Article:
The Virginian-Pilot
                             THE VIRGINIAN-PILOT 
              Copyright (c) 1994, Landmark Communications, Inc.

DATE: Tuesday, December 13, 1994             TAG: 9412130045
TYPE: Movie Review 
                                             LENGTH: Medium:   91 lines


BUY A TICKET and choose up sides.

Just when couples had stopped arguing about whether Michael Douglas was a victim or a cad in ``Fatal Attraction,'' along comes the smashingly entertaining ``Disclosure.'' Once again, he doesn't tell his wife all - or much of anything. This time, though, he is most definitely the victim.

Based on the novel by Michael Crichton, ``Disclosure'' is whopping good entertainment that saves itself again and again by not taking itself too seriously. It deals with manipulation within the office - power games, sexual harassment and money-grubbing.

Much of America can identify with at least one of these subjects. Trot it out in a production as slick and playfully acted as this one and you've got a fun, perhaps even meaningful, evening. Even if you do laugh at some of the scenes, you're still likely to get in a discussion with your date on the way home.

Tom Sanders, played by Douglas, is expecting a promotion at his high-tech computer corporation in Seattle. Instead, the glamorous Meredith Johnson (Demi Moore) is brought in. The situation is ticklish: She's now his boss, but back in his free-wheeling single days, she was his lover. When she invites him up for an after-hours meeting in her office, she pours his favorite wine and offers him a shoulder massage. He should have checked with Virginia's Democratic senator.

In no time, she's nibbling at his buttons. His lips are saying ``No, No,'' but his body is saying ``Yes.'' Sanders, though, remembers wife and family and runs for the door. Hey, we need a few surprise twists.

Meredith threatens revenge, and the next day, she delivers. She accuses him of sexual harassment and arranges a transfer to a nowhere place because she feels she could never be comfortable working with him. He stands to lose his family, respect and a few million bucks in stock options.

Sanders' secret weapon, though, is the fact that the company wants to push through a $100 million merger and doesn't want any bad publicity. He files a sexual harassment suit against Johnson, although his chances of winning are slim.

The two stars are fine, if not perfectly cast. Douglas may be a little old for the part and plays it so innocently that you wonder if any man is this naive. Moore, with her throaty voice, is thoroughly effective at suggesting sexual manipulation. They are fun to watch.

It is the supporting cast, guided by director Barry Levinson, that raises the film above melodrama. Roma Maffia is fine as Sanders' witty and no-nonsense lawyer. Donald Sutherland manages to never quite become the villain as the top boss. Caroline Goodall is both likable and sensible as Sanders' wife. The resident two-faced office schemers aren't stereotypes.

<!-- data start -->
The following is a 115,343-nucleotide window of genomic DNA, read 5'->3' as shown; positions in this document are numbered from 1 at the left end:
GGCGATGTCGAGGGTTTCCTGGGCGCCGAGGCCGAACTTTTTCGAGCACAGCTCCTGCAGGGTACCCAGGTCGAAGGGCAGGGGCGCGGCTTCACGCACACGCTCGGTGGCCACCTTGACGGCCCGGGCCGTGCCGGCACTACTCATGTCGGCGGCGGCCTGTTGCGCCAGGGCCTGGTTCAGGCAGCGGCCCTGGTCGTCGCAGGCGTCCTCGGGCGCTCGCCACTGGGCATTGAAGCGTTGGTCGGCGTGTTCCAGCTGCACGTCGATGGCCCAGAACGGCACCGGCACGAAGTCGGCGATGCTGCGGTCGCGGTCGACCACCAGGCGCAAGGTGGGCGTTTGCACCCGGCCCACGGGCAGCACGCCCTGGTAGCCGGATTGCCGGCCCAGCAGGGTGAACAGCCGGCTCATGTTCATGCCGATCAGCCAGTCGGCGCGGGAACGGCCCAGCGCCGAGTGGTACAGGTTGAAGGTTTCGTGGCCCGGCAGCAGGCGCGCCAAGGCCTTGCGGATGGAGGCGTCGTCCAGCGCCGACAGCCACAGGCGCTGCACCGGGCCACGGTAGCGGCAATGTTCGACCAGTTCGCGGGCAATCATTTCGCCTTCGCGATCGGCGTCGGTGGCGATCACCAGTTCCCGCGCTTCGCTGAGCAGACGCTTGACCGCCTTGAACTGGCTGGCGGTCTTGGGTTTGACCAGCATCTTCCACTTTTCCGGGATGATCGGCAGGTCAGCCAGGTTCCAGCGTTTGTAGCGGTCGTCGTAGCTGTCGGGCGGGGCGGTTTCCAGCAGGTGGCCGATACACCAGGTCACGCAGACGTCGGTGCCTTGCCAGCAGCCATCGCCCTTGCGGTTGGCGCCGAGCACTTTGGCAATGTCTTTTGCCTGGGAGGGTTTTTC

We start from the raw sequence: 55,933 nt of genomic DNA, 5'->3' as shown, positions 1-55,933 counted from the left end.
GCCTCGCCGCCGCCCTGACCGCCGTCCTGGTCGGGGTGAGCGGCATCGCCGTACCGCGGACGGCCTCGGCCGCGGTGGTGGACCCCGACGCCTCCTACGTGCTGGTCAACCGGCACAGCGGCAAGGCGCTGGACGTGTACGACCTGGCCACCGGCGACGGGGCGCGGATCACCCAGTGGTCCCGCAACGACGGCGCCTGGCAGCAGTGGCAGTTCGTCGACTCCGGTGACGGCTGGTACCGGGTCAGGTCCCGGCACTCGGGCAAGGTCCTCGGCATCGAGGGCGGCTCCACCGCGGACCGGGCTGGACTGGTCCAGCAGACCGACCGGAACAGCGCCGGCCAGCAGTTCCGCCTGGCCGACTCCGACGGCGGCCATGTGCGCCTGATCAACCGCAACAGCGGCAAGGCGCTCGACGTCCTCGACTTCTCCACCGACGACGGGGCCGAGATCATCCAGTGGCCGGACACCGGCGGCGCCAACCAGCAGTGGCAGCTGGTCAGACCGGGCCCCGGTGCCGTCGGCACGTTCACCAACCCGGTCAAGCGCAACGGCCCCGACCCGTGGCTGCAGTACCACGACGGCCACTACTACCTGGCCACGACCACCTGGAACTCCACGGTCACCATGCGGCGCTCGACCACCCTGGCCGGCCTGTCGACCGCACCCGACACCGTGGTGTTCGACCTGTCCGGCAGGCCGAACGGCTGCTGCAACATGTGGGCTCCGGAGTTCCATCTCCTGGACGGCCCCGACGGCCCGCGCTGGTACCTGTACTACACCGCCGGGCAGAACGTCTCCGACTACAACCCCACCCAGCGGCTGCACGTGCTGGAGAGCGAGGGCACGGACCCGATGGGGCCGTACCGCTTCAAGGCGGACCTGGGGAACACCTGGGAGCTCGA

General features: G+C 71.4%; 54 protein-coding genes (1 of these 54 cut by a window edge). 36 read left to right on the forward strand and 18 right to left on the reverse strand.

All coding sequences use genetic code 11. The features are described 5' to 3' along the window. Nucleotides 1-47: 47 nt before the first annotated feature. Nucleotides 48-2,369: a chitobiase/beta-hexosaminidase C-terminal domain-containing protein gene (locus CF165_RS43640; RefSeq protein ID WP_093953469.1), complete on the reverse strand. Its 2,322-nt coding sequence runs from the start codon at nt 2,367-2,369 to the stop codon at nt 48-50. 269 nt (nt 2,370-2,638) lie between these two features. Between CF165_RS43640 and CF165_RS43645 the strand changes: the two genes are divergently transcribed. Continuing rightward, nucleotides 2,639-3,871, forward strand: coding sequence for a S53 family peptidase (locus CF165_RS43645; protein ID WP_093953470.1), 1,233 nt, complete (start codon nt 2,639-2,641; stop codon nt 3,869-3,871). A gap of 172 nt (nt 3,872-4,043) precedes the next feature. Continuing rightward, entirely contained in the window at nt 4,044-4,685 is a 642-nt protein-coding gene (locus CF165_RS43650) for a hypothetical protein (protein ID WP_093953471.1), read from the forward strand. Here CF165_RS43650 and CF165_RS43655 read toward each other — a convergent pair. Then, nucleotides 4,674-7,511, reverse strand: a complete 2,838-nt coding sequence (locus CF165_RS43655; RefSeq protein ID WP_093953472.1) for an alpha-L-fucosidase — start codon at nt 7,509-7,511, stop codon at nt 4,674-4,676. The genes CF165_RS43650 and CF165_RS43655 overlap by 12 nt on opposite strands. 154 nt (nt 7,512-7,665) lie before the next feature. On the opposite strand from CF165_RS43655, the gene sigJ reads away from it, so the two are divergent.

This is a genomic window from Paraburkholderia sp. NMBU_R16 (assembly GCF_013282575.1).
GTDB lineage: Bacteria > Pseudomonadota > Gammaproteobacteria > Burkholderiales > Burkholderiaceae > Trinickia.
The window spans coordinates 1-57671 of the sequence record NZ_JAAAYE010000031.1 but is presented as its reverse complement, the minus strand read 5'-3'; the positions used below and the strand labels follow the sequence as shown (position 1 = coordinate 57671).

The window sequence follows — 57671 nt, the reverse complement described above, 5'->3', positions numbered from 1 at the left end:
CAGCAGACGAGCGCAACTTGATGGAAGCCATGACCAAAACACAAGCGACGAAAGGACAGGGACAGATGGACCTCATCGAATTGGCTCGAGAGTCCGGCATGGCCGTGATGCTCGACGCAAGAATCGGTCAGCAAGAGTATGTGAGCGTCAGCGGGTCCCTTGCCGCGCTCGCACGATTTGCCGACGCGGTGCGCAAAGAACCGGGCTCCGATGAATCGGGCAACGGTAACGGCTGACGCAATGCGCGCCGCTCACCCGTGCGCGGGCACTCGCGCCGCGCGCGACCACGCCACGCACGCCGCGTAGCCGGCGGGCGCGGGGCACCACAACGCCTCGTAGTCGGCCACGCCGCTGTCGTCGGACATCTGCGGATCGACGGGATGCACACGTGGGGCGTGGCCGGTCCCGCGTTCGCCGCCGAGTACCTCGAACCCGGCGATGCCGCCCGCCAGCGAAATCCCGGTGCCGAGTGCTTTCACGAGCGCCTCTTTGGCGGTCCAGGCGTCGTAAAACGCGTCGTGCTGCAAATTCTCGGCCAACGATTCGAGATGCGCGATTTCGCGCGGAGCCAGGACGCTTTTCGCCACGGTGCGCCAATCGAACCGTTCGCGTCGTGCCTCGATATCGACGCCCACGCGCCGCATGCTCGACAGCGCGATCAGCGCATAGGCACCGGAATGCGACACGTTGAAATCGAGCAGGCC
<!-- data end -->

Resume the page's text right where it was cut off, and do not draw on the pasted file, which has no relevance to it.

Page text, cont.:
Levinson, who won an Oscar for directing ``Rain Man,'' avoids the trappings of sleaze at every step, making his movie superior to similar films such as ``Indecent Proposal'' and ``Basic Instinct,'' which took the low road in the sexual wars.

``Disclosure'' almost falls apart when it veers toward Crichton's obsession with gadgetry. The virtual-reality segment provides lots of colored lights but gets away from the real folks. We might wonder, too, how Douglas could have memorized all those statistics that save him - from a printout delivered just hours before the showdown.

Feminists may well condemn the film as stigmatizing women, but the argument can be made that men have been taking a more relentless beating at the movies in recent years. They're always jerks with one thing on their mind and women are always misused. ``Disclosure'' may be a backlash, but it is more likely just opportunism, a neat reverse on the usual plot. In any case, Meredith may be mean, but the script balances her against several admirable women - the wife, the lawyer and the secretary.

``Disclosure'' is sure to be a box-office bonanza. It's glossy and hokey, but it is also good storytelling. More importantly, within its aims, it's a lot of fun. ILLUSTRATION: BRIAN HAMILL

Warner Bros.

Demi Moore plays the glamorous villain in ``Disclosure.''



Cast: Michael Douglas, Demi Moore, Donald Sutherland, Caroline

Goodall, Dylan Baker, Roma Maffia, Dennis Miller

Director: Barry Levinson

Screenplay: Paul Attanasio based on Michael Crichton's novel

MPAA rating: R (``almost'' sex scene, lots of language)

Mal's rating: ***1/2

Locations: Greenbrier and Movies 10 in Chesapeake; Commodore in

Portsmouth; Circle 4 and Main Gate in Norfolk; Columbus, Lynnhaven

Mall and Surf-N-Sand in Virginia Beach

by CNB